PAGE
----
Molly Frantz – Red Lodge Clay Center

Molly FrantzSouth Dartmouth, Massachusetts

Red Lodge Clay Center – Short-Term Resident 2023

Molly holds a Master of Fine Arts in Ceramics from Ohio University. Previously, she worked in the Environmental Science field and holds a Masters of Environmental Science from Yale University. Molly taught all levels of ceramics in throwing and hand building for several years at Colorado Mesa Universty in Grand Junction CO. She has traveled extensively, and maintained a studio practice at the Red Brick Center for the Arts in Aspen CO for eight years. She curated ceramics exhibits for the Aspen Chapel Gallery and served on non profit boards promoting local arts efforts. She recently completed a year program of study at the University of Massachusetts Dartmouth ceramics program in New Bedford MA. She has two daughters, both in college.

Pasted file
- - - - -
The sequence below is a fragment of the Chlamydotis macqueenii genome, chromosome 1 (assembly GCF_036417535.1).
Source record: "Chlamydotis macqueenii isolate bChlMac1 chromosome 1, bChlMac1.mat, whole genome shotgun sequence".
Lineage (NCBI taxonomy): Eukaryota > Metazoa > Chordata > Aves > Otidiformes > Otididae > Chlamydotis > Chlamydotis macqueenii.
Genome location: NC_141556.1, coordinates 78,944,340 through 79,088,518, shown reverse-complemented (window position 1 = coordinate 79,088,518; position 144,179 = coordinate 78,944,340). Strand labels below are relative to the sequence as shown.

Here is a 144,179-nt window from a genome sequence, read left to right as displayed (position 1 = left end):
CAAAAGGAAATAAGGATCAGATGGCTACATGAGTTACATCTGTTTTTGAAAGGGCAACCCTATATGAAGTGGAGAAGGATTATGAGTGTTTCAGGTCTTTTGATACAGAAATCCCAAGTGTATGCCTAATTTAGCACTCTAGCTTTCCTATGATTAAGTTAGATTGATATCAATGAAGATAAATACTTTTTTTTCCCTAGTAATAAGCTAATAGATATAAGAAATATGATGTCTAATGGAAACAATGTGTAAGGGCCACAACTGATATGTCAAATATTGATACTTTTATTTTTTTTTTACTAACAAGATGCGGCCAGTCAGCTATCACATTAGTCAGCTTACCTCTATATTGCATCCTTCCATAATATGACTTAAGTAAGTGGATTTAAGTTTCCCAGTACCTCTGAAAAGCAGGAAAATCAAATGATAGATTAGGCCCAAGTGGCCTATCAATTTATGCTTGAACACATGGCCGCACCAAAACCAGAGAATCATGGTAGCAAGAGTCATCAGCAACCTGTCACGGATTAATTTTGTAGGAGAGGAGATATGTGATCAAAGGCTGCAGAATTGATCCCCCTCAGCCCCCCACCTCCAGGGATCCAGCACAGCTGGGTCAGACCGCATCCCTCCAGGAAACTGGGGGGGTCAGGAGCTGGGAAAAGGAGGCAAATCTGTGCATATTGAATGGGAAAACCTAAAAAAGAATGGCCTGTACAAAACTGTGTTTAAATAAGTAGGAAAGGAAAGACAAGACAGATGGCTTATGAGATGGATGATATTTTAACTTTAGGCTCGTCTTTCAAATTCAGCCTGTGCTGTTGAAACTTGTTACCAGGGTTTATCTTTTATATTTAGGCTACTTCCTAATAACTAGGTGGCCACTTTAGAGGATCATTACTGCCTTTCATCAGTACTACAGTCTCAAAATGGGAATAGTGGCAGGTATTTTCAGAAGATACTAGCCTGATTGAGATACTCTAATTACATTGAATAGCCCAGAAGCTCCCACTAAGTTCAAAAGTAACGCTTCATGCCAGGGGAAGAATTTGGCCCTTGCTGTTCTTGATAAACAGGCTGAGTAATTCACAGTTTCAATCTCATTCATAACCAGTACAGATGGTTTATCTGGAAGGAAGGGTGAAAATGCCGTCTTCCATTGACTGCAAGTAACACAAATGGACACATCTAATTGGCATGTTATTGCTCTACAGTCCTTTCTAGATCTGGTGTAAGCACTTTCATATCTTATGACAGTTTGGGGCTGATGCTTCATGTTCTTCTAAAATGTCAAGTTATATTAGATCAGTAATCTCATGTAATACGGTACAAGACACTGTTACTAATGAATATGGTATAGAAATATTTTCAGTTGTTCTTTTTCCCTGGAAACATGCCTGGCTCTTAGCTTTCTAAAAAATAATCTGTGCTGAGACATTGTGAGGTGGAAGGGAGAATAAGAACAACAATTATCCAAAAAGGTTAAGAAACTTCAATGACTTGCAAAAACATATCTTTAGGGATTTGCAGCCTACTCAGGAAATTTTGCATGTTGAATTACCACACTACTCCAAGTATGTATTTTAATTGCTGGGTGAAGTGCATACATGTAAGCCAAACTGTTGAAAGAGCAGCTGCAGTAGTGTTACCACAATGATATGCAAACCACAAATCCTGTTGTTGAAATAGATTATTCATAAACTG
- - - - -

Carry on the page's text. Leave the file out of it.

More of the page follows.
I am interested in giving formal expression to personal and universal psychological states of vulnerability, resilience, grief, loss, hope and humor. I grew up on a dairy farm in Vermont where deep history and new innovation merged together to form a kind of efficient yet unconventional system to run all of the day to day operations, ultimately churning milk from 250 cows every morning. Stone walls built in the 1800’s surrounded the pastures but were often topped with electric wire fencing. Old tractors parked next to new mowing machines both still in use. Repairs to all equipment were made quickly and effectively with what was at hand. To me, these “fixes” elicited a resilient, unexpected beauty in the repaired object. I’ve carried this aesthetic forward into my practice as an artist. In my response to the many struggles life brings both on a personal level and on a global level I draw from imagery that walks a line between chaos and elegance, collapse and sturdiness, grief and humor. I see a parallel between emotional landscapes in the aftermath of trauma and the images of towns ravaged by massive weather events due to climate change. What can be fixed, and what is lost? The anxiety around this question, particularly in consideration of a changing climate, comes forward in my work through the visual language drawn from my earlier life on the farm. In this current body of work I’ve explored that imagery to give voice to emotional states that are ineffable and yet are powerful moments of transformation in our individual lives and collectively on a global scale.